However, cheap parking lots are not always in nice areas. It may not be worth saving a couple of bucks if you get your car busted. In Baltimore, I could unload on the curb and then move the car to a cheap lot while my artists watched the inventory. I probably wouldn’t bother these days, but your mileage may vary. Crime is spiking in significant cities, and convention center parking lots tend to be more secure.
15: Consortiums: Combining with other creators to share printing costs and some of the things listed here, including promotion and marketing, can be good. There are many pitfalls, which I’ll have to expand upon in another column. Again, ensure you vet these people thoroughly or be prepared to be disappointed.
Now it comes time to talk about the hardest thing to do as a creator: pricing your work. This is a crucial step if you will keep your small business afloat and make it profitable. As a creator, you work hard and should be paid, but if you’re not thinking about and adjusting your pricing— You may be, as they say, “leaving money on the table.”
Comics: Marvel and D.C. sell books for four, five, and six dollars now. (That’s entirely out of control if you ask me!) So that’s the market now for a 32-page book with ads; the question is, how do you offer something to the consumer that’s a better value?
Cheaper Prices: Undercutting my competitors helped me sell comics. However, this was seen as a drawback in the world of collectibles. I aimed to establish a readership, i.e., people who followed the story. For Jersey Devil, when we got dropped by Diamond, I found a copy place that could make me zine-style comics for around 82 cents. This allowed me to sell them for $1.75 each. (You want to make at least double your cost when pricing.) This meant I had black and white covers, but to my audience (the readers), that wasn’t a factor.
More Bang For Your Buck: If your comic is the same price as Marvel and D.C. and it’s in color but has no ads— You now have your selling point. You’re offering more than your competition. Make sure you tell people this.
Better Service: Corporate comics are often cold and sterile compared to personal comics, where you know the creator. Responding to your fan base can be a lot of work, but it can pay off. Look at the recent success of Eric July’s crowd-funded comic, Isom. These projects feel more personal to the fan and to the creator. Remember that people like signed comics; you’re the creator and offer your signature.
Extras: Sketch covers, trading cards, giveaways, contests— Whatever you can think of that might tie into your comic. There’s a balance between being a creator and becoming a carnival barker. Remember, you’re doing these things to build your fan base and sell the comic.
Con Specials and Discounts: I have a lot of old inventory since I’ve been doing comics for so long. One of my strategies is offering free comics if someone purchases more than a few books. (Or I throw in a few freebies when someone asks me if I’ll do a discount.) Starting out, this won’t be an option for you, but when you get to issue three or four, you might consider some group rate, assuming the price makes sense.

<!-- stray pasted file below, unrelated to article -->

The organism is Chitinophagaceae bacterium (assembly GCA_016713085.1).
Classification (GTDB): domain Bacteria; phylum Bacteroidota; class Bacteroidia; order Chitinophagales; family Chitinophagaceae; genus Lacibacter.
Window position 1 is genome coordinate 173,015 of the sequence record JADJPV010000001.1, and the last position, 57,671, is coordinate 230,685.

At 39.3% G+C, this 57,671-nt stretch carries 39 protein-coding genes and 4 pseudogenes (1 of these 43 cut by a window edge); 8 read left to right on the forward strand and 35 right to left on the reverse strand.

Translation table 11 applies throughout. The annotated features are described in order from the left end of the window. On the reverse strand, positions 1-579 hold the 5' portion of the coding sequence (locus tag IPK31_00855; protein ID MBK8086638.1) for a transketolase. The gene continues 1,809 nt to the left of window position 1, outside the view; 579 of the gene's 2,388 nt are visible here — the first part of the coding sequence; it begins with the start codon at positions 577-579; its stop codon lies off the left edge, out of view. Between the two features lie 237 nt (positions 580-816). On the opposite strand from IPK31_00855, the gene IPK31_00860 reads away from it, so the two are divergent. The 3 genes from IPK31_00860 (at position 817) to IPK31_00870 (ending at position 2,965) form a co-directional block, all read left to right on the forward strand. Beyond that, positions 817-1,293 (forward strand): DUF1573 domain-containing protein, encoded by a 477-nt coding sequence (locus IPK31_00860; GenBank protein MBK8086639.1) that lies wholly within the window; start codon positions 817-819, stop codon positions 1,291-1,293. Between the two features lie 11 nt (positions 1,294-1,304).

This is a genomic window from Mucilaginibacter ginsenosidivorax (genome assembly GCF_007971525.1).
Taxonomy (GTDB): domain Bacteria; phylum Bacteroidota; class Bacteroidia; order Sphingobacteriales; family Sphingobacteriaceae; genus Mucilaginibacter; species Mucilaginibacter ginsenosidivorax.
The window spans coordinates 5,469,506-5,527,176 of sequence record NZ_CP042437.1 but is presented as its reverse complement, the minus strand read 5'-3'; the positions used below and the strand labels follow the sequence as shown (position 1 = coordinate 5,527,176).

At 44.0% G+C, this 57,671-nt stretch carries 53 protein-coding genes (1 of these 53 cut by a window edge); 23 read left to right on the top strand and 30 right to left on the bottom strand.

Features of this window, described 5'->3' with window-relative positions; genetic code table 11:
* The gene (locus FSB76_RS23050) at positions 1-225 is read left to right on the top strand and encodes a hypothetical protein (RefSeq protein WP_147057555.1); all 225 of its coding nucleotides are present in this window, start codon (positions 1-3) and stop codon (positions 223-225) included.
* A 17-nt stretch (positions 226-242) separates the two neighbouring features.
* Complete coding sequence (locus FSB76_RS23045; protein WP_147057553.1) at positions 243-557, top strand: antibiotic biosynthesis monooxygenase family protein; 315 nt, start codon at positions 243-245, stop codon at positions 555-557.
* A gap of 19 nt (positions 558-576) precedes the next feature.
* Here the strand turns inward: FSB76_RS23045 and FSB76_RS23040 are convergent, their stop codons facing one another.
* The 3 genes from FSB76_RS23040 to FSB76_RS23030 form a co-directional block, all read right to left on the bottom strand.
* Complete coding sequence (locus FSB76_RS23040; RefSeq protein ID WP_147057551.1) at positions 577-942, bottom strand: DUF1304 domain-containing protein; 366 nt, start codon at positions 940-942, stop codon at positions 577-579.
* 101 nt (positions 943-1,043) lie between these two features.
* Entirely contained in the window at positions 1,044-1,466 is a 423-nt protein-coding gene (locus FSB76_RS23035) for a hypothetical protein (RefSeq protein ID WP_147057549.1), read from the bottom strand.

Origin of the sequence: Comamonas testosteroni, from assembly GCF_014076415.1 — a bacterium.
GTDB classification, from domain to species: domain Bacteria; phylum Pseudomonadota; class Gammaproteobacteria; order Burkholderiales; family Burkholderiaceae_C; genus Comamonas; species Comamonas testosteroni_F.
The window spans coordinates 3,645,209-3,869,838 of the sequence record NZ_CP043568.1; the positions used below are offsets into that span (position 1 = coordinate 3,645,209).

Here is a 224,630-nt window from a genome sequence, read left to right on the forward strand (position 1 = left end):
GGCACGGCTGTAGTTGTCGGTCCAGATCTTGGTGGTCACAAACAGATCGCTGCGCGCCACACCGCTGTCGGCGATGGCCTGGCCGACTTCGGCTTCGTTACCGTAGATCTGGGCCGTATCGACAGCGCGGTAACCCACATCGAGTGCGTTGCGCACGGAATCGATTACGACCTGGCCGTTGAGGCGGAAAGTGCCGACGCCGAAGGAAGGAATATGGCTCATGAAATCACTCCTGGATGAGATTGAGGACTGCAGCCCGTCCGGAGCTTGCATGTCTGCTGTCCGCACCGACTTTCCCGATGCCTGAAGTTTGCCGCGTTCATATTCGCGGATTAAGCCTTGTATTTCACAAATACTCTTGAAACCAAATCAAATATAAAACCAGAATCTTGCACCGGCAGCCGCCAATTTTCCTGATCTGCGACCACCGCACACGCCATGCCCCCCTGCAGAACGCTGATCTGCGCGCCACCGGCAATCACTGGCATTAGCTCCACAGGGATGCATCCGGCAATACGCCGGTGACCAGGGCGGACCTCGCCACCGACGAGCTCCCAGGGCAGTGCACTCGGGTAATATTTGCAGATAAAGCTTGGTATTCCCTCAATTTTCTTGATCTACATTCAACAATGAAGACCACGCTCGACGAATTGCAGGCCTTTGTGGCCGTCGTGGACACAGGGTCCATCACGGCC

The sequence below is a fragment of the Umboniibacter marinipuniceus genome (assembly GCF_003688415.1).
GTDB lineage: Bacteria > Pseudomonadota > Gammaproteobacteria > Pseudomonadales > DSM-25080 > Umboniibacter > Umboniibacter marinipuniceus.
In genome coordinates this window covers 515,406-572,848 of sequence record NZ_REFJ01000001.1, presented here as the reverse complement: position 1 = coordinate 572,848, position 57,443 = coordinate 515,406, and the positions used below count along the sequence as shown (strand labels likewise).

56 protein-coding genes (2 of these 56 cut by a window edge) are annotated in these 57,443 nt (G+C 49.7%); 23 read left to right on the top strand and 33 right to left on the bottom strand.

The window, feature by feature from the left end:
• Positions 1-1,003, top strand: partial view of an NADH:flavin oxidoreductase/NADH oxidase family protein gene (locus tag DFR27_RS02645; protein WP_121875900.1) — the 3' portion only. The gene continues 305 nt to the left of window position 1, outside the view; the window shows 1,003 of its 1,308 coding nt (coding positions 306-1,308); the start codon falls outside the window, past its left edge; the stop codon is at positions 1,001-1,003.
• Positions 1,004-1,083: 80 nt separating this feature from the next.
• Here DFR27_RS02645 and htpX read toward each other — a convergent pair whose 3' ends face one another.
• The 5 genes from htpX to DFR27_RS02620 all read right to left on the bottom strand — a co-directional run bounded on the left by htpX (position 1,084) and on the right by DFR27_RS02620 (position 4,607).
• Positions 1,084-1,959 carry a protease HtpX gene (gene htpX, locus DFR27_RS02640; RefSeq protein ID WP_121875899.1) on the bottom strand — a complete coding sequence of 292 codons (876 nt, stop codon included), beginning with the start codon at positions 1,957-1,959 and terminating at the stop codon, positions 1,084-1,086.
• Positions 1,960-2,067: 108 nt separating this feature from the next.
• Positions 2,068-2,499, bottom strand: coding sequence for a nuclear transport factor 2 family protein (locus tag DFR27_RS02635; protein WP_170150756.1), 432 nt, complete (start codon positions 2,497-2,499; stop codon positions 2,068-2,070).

You have four issues of a $4.99 comic you sold through Diamond. Diamond has to sell it to the story at a 60-40% discount. Let’s make the math easy, 50%. Since they have to sell it to the store at $2.50, you sell it to Diamond for $1.25. That means your cost per issue (printing, art, writing, promotion) should be less than 62.5 cents per unit. (We’ll dive into more details in another column.)
Thru Diamond, you sell more but only make 62.5 cents an issue. However, if you sell them directly to stores, you’re making $1.875 per issue ($2.50 minus your costs), and if you sell them directly to fans, you’re making $4.365 per issue. ($5 minus your expenses). Therefore, you can afford to discount your comics to move more products to shows.
So typically, four issues cost $20. Drop a dollar off the cover for each case; you collect $16. Your cost is $2.50 for the four issues, so you’re still making $13.50 profit. Drop it to $15 to make change more accessible, and you’re still up $12.50 a set. Sell twenty of those sets at a show, and that’s a nice day!
Collectibility: Limited runs, unique covers, numbered editions, etc. I’ve never liked collectibles. To me, the market should decide what is and isn’t collectible. Creators engaging in this kind of marketing are not building a readership for their character; they’re running a short-term Ponzi scheme. You can make money for a while if you push it, start big and pay a few name artists; however, in the end— The novelty wears off, the fans drift away, and the model is ultimately unsustainable because the fans didn’t buy your product for the character and story. Instead, they bought it, speculating on the resale value. Finally, all you’re doing is a bunch of smoke and mirrors to charge an increased rate for the same product.
The only exception might be…
Merchandise: T-shirts, action figures, pins, phone cases, etc. You might want to try whatever you can slap your character on and sell. In this case, limited or collectible stuff is okay because these items are being bought as an extra for the comic. In pricing these items, be ruthless. No discounts unless they bought a comic. Merch is usually very lucrative if it sells but remembers — The merch props up the comic, not the other way around. If no one follows your story, then who would buy the merch?